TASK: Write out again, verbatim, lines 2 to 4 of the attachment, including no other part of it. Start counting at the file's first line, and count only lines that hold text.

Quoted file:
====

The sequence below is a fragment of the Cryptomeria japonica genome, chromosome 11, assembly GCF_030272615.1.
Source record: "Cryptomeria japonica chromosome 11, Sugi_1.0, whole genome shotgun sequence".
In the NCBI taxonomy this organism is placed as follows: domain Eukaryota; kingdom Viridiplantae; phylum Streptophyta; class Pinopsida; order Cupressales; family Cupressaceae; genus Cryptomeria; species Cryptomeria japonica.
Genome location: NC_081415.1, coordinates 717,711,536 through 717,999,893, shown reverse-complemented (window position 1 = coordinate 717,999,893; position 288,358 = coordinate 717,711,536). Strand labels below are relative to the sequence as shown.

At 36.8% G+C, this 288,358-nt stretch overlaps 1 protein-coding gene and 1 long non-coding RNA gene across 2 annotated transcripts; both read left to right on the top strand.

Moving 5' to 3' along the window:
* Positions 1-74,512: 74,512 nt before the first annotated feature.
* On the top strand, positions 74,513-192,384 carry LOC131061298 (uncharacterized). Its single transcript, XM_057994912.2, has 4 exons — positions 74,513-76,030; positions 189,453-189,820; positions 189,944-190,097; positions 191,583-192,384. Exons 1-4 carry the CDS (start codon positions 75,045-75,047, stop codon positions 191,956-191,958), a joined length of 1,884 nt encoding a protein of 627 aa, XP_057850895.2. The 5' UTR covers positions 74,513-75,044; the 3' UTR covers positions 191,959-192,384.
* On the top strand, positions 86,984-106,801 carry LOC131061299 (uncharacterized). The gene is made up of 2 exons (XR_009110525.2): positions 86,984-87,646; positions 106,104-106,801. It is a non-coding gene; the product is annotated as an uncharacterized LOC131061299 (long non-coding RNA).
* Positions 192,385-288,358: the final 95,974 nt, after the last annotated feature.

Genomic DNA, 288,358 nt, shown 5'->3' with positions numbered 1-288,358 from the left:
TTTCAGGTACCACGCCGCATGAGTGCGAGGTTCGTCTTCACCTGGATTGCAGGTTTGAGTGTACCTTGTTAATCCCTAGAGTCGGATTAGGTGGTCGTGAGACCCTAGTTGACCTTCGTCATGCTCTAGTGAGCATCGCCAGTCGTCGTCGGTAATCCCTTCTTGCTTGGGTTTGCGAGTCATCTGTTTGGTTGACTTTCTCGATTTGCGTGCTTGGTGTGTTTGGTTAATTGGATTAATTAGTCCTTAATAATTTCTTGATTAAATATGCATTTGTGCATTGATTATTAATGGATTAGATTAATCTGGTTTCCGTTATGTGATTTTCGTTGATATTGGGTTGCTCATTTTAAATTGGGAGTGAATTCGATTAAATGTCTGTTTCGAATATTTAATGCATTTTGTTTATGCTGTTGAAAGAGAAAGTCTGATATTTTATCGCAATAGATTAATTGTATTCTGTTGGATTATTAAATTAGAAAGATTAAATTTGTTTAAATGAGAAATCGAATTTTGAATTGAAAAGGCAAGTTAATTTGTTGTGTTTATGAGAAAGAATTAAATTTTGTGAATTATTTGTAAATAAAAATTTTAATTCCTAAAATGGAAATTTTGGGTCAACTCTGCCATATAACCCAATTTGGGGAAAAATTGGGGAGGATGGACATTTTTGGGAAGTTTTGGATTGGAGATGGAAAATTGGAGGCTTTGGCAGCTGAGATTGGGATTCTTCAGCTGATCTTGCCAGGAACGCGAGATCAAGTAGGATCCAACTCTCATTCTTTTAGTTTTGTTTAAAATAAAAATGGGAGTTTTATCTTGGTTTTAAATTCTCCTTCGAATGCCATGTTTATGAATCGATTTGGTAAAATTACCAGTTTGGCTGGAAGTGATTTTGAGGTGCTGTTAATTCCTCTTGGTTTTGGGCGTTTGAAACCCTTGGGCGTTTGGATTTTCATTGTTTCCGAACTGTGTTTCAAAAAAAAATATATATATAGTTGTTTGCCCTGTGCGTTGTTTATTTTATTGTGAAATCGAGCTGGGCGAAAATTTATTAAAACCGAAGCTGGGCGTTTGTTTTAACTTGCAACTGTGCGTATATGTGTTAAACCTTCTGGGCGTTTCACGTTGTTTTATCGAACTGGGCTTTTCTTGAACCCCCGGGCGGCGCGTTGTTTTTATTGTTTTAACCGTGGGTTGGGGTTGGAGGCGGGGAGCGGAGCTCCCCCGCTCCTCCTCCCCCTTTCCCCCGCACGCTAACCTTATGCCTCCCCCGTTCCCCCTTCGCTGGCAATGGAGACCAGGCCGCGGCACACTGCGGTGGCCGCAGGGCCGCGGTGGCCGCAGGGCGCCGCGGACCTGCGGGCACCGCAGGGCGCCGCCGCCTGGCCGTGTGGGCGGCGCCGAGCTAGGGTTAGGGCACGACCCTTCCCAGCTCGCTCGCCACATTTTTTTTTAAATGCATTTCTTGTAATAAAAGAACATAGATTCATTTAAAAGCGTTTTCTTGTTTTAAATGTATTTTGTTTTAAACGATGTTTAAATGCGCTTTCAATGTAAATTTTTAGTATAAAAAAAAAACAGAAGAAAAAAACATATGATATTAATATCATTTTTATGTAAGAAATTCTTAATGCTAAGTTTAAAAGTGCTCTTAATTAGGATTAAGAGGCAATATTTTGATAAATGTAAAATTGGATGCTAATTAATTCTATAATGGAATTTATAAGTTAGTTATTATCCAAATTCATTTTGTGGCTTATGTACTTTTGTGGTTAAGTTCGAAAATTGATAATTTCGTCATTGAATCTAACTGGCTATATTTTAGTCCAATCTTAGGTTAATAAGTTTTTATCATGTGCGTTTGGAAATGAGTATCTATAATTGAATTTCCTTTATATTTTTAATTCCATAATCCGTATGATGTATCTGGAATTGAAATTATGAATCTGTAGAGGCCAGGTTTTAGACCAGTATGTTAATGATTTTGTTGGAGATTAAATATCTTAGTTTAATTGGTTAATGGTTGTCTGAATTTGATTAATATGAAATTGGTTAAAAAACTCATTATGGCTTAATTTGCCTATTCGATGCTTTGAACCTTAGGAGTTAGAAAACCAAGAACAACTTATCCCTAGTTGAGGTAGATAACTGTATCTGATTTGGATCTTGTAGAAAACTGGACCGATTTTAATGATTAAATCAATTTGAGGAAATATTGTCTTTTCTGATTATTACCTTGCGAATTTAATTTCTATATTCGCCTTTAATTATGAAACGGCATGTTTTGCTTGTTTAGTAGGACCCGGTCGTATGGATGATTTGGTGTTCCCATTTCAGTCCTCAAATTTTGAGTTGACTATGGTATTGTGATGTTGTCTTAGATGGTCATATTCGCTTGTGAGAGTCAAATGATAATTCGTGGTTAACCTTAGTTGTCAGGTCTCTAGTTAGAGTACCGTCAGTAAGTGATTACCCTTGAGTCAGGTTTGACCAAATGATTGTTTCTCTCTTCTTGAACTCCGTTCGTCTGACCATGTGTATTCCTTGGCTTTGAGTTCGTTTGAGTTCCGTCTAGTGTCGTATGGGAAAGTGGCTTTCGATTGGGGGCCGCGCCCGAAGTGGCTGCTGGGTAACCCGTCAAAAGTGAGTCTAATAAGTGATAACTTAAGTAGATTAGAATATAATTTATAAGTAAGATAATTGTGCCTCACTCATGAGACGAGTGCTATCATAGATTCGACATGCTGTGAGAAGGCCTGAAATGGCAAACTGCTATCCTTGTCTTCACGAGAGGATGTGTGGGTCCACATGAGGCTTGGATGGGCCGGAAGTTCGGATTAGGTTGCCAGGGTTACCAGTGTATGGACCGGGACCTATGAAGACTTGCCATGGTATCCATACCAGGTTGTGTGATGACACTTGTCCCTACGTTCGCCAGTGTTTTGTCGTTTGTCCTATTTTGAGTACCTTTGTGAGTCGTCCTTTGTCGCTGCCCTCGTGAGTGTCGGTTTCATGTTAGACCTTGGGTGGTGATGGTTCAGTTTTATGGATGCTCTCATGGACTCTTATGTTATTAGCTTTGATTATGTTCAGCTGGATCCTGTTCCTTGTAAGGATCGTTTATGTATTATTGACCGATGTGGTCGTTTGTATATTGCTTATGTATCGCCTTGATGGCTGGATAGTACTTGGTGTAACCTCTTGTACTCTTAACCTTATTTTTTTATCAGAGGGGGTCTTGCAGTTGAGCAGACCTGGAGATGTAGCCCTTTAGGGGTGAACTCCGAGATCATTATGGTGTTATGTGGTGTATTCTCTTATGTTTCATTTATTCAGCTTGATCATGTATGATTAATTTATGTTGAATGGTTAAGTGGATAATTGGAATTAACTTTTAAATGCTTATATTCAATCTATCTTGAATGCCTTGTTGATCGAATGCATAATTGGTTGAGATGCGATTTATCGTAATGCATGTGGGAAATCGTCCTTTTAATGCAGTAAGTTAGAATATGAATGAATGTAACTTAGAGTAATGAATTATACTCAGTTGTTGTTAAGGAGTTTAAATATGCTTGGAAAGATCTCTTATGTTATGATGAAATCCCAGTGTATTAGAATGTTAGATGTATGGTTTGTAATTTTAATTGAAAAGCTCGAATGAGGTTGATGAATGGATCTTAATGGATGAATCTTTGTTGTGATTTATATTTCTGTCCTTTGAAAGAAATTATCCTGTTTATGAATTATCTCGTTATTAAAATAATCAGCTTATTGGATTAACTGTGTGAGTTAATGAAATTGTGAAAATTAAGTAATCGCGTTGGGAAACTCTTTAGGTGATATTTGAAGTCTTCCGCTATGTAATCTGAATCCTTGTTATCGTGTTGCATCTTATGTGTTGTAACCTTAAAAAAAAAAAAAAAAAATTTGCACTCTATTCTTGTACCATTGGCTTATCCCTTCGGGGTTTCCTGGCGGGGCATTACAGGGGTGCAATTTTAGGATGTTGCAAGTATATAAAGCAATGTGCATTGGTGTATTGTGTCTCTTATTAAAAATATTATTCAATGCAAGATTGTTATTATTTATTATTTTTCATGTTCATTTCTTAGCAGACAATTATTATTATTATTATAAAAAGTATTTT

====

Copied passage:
Source record: "Cryptomeria japonica chromosome 11, Sugi_1.0, whole genome shotgun sequence".
In the NCBI taxonomy this organism is placed as follows: domain Eukaryota; kingdom Viridiplantae; phylum Streptophyta; class Pinopsida; order Cupressales; family Cupressaceae; genus Cryptomeria; species Cryptomeria japonica.
Genome location: NC_081415.1, coordinates 717,711,536 through 717,999,893, shown reverse-complemented (window position 1 = coordinate 717,999,893; position 288,358 = coordinate 717,711,536). Strand labels below are relative to the sequence as shown.